Recalling his car journey into South Shields, he said regeneration in North East England has turned our towns into “world-class areas” with challenges ahead.
He ended by answering that most cliched, but revealing, of questions – what were his finest, and toughest, moments in politics?
He thought about the question for at least 10 seconds before replying: “The Northern Ireland peace agreement was a very great moment for me, but taking the decision to send people into battle will always be the hardest thing to do.” ‘
[The full article contains 678 words and appears in Shields Gazette newspaper.]
And after the speech – was it off for a high class late-night meal? Not at all. The local restaurant for a fish and chip supper. Wonder how he keeps his shape? It was generally agreed that he has shed pounds and years since leaving office. No wonder he doesn’t want to be PM again.
14th November, 2007
Tonight Tony Blair is speaking at a South Shields free meeting at the invitation of David Miliband the local MP. It seems he can expect a rough welcome from the local Stop The War coalition. Well, he’s used to that.
I expect, like me, they still tend to think of Blair as the real Prime Minister, and therefore with the necessary powers! I empathise.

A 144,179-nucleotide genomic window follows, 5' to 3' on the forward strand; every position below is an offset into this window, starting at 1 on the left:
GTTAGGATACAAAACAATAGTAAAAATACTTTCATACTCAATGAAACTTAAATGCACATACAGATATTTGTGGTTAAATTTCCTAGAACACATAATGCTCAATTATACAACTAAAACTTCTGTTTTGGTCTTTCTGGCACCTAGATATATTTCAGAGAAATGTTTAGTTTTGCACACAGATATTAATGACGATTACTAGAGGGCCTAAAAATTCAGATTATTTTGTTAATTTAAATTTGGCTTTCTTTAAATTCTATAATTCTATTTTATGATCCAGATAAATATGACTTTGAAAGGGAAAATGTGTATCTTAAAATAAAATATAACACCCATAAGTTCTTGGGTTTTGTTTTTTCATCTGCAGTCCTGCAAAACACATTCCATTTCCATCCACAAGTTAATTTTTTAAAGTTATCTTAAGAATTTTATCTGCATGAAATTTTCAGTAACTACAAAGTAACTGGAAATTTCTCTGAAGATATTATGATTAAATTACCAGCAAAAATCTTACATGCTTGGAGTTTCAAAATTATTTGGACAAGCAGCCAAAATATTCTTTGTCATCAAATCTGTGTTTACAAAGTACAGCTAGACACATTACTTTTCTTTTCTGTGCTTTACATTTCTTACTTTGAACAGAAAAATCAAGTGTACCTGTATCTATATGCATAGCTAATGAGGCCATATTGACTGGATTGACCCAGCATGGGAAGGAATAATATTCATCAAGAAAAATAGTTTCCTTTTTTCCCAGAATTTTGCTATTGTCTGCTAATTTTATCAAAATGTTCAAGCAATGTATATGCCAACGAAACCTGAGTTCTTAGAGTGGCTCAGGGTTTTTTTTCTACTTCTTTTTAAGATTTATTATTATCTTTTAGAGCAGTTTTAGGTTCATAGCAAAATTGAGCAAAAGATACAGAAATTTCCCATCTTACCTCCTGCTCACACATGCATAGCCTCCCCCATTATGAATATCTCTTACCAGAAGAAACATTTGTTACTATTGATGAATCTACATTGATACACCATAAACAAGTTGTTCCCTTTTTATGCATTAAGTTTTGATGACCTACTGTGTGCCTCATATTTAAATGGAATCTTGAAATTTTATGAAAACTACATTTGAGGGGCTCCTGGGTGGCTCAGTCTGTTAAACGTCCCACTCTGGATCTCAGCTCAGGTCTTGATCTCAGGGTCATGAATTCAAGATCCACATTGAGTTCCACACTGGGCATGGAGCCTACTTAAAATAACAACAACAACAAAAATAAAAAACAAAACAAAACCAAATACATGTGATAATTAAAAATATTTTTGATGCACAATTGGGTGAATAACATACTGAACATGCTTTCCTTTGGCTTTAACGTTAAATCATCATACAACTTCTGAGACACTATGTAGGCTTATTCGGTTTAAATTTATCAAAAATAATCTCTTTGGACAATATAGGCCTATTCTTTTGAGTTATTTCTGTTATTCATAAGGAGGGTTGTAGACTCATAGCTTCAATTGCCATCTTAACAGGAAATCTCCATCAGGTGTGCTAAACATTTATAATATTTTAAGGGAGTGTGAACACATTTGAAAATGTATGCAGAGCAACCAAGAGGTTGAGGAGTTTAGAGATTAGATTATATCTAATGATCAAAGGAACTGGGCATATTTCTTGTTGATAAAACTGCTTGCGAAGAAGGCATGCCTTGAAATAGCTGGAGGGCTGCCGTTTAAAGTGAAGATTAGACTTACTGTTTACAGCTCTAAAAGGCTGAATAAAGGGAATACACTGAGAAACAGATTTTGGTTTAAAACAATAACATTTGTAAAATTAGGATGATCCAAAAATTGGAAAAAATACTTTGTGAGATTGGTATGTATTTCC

Or are they just trying to remind us of something?
OK, well let me remind them of just one example of the company they keep in this quest of theirs. There’s a bigger picture, peace-lovers.
To paraphrase (sort of) : The friend of my enemy is my enemy.
Well, some of the time. This, folks is politics, and the reason we elect politicians. If you don’t trust ours, you can alway emigrate. PLEASE!
The Northern Echo also has a piece on this, mainly concentrating on his new Sports Foundation.
A relaxed looking Tony Blair today returned to the North-East for the first time since taking up his new role as Middle East envoy to launch his own sports foundation.
The former prime minister was in his old Sedgefield constituency to formally launch The Tony Blair Sports Foundation.
Mr Blair sees the foundation as a way of giving something back to his former constituents in County Durham and the wider North-East.